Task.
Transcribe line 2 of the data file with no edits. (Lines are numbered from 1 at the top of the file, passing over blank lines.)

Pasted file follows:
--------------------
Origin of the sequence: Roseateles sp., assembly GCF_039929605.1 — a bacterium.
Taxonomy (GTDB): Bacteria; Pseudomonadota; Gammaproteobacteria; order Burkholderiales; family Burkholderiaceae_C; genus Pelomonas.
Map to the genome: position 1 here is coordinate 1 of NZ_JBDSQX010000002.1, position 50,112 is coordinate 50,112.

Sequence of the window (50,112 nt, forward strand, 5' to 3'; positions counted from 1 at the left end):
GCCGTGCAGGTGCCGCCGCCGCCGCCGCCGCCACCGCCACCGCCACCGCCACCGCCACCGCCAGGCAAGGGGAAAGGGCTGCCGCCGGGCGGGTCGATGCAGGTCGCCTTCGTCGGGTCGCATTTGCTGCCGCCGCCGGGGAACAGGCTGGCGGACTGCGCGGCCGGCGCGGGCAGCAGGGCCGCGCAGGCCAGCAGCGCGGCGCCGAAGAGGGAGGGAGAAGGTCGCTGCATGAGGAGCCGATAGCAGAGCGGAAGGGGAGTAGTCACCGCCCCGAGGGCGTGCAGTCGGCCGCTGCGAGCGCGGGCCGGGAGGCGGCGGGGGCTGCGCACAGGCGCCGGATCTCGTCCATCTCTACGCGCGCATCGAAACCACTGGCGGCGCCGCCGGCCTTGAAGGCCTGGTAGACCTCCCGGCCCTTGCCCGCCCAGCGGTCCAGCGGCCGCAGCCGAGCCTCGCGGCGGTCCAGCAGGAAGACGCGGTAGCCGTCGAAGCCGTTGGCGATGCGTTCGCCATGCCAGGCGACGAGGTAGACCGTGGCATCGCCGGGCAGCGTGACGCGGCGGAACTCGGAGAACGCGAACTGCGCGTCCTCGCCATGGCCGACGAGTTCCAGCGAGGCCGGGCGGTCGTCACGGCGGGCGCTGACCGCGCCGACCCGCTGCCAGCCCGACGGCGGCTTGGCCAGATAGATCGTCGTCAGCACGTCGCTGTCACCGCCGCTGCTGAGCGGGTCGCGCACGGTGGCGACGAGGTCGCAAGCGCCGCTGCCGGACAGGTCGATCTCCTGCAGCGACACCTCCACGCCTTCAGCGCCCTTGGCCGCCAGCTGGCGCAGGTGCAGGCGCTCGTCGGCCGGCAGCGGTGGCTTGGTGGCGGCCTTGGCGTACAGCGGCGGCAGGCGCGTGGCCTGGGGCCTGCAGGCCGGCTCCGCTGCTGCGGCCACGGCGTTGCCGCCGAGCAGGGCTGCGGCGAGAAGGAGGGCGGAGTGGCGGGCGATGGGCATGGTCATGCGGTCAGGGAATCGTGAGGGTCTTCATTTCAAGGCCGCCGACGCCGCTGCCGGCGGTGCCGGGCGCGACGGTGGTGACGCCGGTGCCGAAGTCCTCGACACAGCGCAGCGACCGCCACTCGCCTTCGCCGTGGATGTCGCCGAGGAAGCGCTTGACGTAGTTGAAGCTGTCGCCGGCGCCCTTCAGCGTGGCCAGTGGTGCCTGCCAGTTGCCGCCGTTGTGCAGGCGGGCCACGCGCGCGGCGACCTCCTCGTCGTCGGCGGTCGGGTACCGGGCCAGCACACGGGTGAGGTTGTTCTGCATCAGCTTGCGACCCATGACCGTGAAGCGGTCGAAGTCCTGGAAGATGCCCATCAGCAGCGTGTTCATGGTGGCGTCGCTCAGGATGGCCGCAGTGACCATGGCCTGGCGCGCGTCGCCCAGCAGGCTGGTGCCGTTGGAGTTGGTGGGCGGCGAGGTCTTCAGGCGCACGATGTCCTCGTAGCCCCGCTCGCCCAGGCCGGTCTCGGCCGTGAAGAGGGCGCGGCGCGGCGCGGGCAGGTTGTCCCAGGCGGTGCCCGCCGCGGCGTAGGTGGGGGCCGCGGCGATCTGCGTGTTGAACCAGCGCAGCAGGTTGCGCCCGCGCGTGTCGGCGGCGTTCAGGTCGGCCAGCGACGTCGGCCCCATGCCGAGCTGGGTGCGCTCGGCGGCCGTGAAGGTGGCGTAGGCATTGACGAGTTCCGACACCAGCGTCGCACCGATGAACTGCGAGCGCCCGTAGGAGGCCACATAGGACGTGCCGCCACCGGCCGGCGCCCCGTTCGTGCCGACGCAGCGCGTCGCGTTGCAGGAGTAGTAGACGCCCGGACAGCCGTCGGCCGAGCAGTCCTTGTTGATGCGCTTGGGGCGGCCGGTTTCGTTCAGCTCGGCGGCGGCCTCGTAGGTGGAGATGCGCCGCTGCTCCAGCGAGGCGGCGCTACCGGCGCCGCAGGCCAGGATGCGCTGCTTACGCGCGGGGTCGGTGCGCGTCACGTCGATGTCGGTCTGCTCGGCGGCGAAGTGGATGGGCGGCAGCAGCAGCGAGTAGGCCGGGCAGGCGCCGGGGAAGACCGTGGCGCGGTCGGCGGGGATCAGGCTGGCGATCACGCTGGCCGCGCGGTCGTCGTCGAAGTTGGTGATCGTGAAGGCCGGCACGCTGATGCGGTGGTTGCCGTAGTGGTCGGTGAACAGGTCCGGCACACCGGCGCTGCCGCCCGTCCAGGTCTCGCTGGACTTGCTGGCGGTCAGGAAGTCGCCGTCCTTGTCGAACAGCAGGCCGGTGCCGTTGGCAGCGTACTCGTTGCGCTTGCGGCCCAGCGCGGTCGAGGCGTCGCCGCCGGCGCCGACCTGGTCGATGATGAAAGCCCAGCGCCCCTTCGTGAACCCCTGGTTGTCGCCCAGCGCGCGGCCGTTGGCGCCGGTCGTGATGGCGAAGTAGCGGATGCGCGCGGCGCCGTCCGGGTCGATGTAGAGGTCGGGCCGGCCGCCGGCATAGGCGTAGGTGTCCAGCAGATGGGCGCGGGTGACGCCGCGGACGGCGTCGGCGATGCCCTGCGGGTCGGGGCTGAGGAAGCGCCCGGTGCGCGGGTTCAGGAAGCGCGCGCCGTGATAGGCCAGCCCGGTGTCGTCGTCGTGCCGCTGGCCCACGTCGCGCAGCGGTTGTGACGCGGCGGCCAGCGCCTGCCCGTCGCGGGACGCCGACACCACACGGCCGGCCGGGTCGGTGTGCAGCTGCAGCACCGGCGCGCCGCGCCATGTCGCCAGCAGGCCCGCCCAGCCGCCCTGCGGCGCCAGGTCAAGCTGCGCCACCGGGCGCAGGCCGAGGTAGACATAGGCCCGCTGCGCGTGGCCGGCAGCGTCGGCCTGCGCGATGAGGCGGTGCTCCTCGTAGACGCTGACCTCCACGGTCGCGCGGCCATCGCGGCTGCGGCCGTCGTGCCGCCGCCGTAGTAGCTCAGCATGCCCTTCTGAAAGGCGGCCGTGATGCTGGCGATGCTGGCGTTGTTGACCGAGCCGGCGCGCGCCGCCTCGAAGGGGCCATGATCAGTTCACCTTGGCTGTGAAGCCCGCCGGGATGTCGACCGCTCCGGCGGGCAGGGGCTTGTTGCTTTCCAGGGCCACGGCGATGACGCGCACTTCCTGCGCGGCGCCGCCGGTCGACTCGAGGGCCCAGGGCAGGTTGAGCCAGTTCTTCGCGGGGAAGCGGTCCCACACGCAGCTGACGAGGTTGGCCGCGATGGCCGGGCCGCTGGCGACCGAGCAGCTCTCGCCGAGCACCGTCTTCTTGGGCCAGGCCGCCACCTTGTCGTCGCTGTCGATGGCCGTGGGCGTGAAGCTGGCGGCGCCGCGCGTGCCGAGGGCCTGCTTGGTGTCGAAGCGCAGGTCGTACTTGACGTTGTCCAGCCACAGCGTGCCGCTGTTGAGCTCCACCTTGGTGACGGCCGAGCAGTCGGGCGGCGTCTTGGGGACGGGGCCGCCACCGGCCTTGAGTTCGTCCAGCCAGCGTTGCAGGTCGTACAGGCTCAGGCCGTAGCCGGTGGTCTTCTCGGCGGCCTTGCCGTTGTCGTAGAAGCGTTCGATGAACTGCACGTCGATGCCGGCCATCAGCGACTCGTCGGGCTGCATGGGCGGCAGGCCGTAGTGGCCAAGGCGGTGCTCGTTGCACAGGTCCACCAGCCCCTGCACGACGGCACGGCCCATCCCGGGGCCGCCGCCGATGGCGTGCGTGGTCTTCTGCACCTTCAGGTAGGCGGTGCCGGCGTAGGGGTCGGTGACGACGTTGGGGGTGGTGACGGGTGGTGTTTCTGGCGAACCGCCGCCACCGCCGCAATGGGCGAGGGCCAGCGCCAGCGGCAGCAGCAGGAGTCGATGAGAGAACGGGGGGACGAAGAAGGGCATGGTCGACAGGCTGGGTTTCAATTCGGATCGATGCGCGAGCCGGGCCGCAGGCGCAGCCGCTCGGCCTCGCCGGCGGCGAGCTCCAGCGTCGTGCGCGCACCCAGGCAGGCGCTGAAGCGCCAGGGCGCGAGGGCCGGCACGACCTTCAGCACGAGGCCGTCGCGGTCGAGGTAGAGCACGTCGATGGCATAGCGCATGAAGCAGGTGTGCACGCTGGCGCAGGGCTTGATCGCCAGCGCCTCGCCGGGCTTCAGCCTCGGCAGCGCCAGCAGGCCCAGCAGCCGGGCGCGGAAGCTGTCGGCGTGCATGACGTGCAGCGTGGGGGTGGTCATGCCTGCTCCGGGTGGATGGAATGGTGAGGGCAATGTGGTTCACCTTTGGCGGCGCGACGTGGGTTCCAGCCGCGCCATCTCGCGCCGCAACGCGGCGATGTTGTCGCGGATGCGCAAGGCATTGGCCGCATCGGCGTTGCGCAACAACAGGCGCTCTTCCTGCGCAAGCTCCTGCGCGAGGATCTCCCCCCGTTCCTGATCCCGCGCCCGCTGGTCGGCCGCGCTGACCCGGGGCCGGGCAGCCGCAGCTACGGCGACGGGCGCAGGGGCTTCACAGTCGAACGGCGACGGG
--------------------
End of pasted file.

Taxonomy (GTDB): Bacteria; Pseudomonadota; Gammaproteobacteria; order Burkholderiales; family Burkholderiaceae_C; genus Pelomonas.